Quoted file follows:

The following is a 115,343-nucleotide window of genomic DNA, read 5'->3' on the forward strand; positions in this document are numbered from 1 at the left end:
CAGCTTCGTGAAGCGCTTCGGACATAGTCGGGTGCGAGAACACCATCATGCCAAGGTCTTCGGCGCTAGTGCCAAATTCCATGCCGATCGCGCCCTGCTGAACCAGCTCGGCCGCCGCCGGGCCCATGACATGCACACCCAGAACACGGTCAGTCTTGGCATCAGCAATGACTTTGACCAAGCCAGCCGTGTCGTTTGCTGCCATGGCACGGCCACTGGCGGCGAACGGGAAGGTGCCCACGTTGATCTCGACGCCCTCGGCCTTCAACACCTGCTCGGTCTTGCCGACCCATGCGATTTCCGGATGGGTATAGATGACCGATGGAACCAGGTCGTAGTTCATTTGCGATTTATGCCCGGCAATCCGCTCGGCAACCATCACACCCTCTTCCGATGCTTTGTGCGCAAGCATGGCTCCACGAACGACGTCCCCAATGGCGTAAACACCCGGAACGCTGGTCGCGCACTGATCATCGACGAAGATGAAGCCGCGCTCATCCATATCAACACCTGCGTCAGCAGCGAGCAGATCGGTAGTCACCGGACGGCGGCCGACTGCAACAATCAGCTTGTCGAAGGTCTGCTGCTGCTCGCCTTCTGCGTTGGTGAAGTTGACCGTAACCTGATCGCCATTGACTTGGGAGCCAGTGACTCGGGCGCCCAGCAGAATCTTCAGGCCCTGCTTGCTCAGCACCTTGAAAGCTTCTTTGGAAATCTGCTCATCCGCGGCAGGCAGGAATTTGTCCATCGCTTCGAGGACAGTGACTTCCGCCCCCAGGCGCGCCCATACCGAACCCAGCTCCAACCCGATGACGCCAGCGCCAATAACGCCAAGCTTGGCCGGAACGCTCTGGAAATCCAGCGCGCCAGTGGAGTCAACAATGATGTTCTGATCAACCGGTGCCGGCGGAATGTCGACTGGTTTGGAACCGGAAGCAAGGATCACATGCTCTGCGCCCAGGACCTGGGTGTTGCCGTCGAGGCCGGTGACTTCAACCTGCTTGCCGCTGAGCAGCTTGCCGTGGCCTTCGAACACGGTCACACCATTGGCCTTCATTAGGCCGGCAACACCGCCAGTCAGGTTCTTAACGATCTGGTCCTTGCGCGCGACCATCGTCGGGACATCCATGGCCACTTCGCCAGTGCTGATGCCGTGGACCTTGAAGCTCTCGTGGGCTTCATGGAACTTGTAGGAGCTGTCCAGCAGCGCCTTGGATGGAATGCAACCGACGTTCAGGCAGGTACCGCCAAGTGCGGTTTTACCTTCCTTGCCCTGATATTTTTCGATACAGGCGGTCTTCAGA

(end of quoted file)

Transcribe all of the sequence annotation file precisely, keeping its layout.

The following is a 115,343-nucleotide window of genomic DNA, read 5'->3' on the forward strand; positions in this document are numbered from 1 at the left end:
CAGCTTCGTGAAGCGCTTCGGACATAGTCGGGTGCGAGAACACCATCATGCCAAGGTCTTCGGCGCTAGTGCCAAATTCCATGCCGATCGCGCCCTGCTGAACCAGCTCGGCCGCCGCCGGGCCCATGACATGCACACCCAGAACACGGTCAGTCTTGGCATCAGCAATGACTTTGACCAAGCCAGCCGTGTCGTTTGCTGCCATGGCACGGCCACTGGCGGCGAACGGGAAGGTGCCCACGTTGATCTCGACGCCCTCGGCCTTCAACACCTGCTCGGTCTTGCCGACCCATGCGATTTCCGGATGGGTATAGATGACCGATGGAACCAGGTCGTAGTTCATTTGCGATTTATGCCCGGCAATCCGCTCGGCAACCATCACACCCTCTTCCGATGCTTTGTGCGCAAGCATGGCTCCACGAACGACGTCCCCAATGGCGTAAACACCCGGAACGCTGGTCGCGCACTGATCATCGACGAAGATGAAGCCGCGCTCATCCATATCAACACCTGCGTCAGCAGCGAGCAGATCGGTAGTCACCGGACGGCGGCCGACTGCAACAATCAGCTTGTCGAAGGTCTGCTGCTGCTCGCCTTCTGCGTTGGTGAAGTTGACCGTAACCTGATCGCCATTGACTTGGGAGCCAGTGACTCGGGCGCCCAGCAGAATCTTCAGGCCCTGCTTGCTCAGCACCTTGAAAGCTTCTTTGGAAATCTGCTCATCCGCGGCAGGCAGGAATTTGTCCATCGCTTCGAGGACAGTGACTTCCGCCCCCAGGCGCGCCCATACCGAACCCAGCTCCAACCCGATGACGCCAGCGCCAATAACGCCAAGCTTGGCCGGAACGCTCTGGAAATCCAGCGCGCCAGTGGAGTCAACAATGATGTTCTGATCAACCGGTGCCGGCGGAATGTCGACTGGTTTGGAACCGGAAGCAAGGATCACATGCTCTGCGCCCAGGACCTGGGTGTTGCCGTCGAGGCCGGTGACTTCAACCTGCTTGCCGCTGAGCAGCTTGCCGTGGCCTTCGAACACGGTCACACCATTGGCCTTCATTAGGCCGGCAACACCGCCAGTCAGGTTCTTAACGATCTGGTCCTTGCGCGCGACCATCGTCGGGACATCCATGGCCACTTCGCCAGTGCTGATGCCGTGGACCTTGAAGCTCTCGTGGGCTTCATGGAACTTGTAGGAGCTGTCCAGCAGCGCCTTGGATGGAATGCAACCGACGTTCAGGCAGGTACCGCCAAGTGCGGTTTTACCTTCCTTGCCCTGATATTTTTCGATACAGGCGGTCTTCAGA